Wesc Foundation School
- Wesc Foundation School
- Head: Ms Tracy De Bernhardt Dunkin
- T 01392 454200
- F 01392 428 048
- E [email protected]
- W www.wescfoundation.ac.uk
- A special independent school for boys and girls aged from 4 to 19. Type of SEN provision: VI - Visual Impairment.
- Boarding: Yes
- Local authority: Devon
- Pupils: 11
- Religion: Does not apply
- Latest Overall effectiveness Good 1
- 16-19 study programmes Good 1
- Outcomes for children and learners Good 1
- Quality of teaching, learning and assessment Good 1
- Personal development, behaviour and welfare Good 1
- Effectiveness of leadership and management Good 1
- 1 Full inspection 6th July 2017
- Previous Ofsted grade: Good on 16th July 2014
- Ofsted report: View the Ofsted report
What the parents say...
No comments received for Wesc Foundation School
Please login to post a comment.
Overall school performance (for comparison or review only)
Results by exam and subject
Special Education Needs
The Good Schools Guide writes: West of England School is a non-maintained special school catering for pupils who are visually impaired and may have additional disabilities. The school offers a free, three-day multi-professional assessment service for parents and LEAs. The assessment team comprises - consultant paediatrician, consultant ophthalmologist, orthoptist, therapists, mobility officers and specialist teaching staff. Requests for assessments are only accepted from parents. There is a flat on site for parents who require accommodation during the assessment period, or for those visiting the school. The decision to place a child at the school rests with the Local Education Authority in consultation with parents and on the basis of a multi-professional assessment written as a Statement of Special Educational Needs. Pupils follow the national curriculum which is delivered in braille and large print by specialist teachers with support assistants. All children have an Individual Education Plan (IEP) and where necessary receive individual training in braille, mobility, and independent living skills. A range of technologies: braille notetakers, screen magnification and readers, voice activated software etc are used. Services available include learning support, low-vision clinics and braille. In 2003 the school was named as an outstanding school and college by Her Majesty's Chief Inspector of Schools in his Annual Report.
|Condition||Provision for in school|
|ASD - Autistic Spectrum Disorder|
|Attention Deficit Hyperactivity Disorders|
|CReSTeD registered for Dyslexia|
|English as an additional language (EAL)|
|Has an entry in the Autism Services Directory|
|Has SEN unit or class|
|HI - Hearing Impairment|
|MLD - Moderate Learning Difficulty|
|MSI - Multi-Sensory Impairment|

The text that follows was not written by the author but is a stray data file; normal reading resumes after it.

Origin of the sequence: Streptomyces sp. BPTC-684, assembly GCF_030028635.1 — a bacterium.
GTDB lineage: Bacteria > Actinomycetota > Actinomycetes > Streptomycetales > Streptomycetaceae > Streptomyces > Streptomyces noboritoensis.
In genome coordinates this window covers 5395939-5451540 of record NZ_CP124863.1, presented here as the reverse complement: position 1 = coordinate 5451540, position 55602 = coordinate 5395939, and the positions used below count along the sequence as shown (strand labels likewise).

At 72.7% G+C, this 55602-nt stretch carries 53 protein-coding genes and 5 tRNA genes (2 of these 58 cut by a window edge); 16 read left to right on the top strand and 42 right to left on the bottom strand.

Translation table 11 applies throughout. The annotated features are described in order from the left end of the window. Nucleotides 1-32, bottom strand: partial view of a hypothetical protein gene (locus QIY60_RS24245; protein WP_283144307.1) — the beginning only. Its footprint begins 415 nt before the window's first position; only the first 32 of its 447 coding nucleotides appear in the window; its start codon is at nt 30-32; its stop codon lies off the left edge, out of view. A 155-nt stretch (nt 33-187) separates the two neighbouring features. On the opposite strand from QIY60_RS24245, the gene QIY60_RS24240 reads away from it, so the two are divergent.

|Natspec Specialist Colleges|
|OTH - Other Difficulty/Disability|
|Other SpLD - Specific Learning Difficulty|
|PD - Physical Disability|
|PMLD - Profound and Multiple Learning Difficulty|
|SEMH - Social, Emotional and Mental Health|
|SLCN - Speech, Language and Communication|
|SLD - Severe Learning Difficulty|
|Special facilities for Visually Impaired|
|SpLD - Specific Learning Difficulty|
|VI - Visual Impairment||Y|
Interpreting catchment maps
The maps show in colour where the pupils at a school came from*. Red = most pupils to Blue = fewest.
Where the map is not coloured we have no record in the previous three years of any pupils being admitted from that location based on the options chosen.
For help and explanation of our catchment maps see: Catchment maps explained
If there are more applicants to a school than it has places for, who gets in is determined by which applicants best fulfil the admissions criteria.
Admissions criteria are often complicated, and may change from year to year. The best source of information is usually the relevant local authority website, but once you have set your sights on a school it is a good idea to ask them how they see things panning out for the year that you are interested in.
Many schools admit children based on distance from the school or a fixed catchment area. For such schools, the cut-off distance will vary from year to year, especially if the school give priority to siblings, and the pattern will be of a central core with outliers (who will mostly be siblings). Schools that admit on the basis of academic or religious selection will have a much more scattered pattern.
*The coloured areas outlined in black are Census Output Areas. These are made up of a group of neighbouring postcodes, which accounts for their odd shapes. These provide an indication, but not a precise map, of the school’s catchment: always refer to local authority and school websites for precise information.
The 'hotter' the colour the more children have been admitted.
Children get into the school from here:
sometimes, but not in this year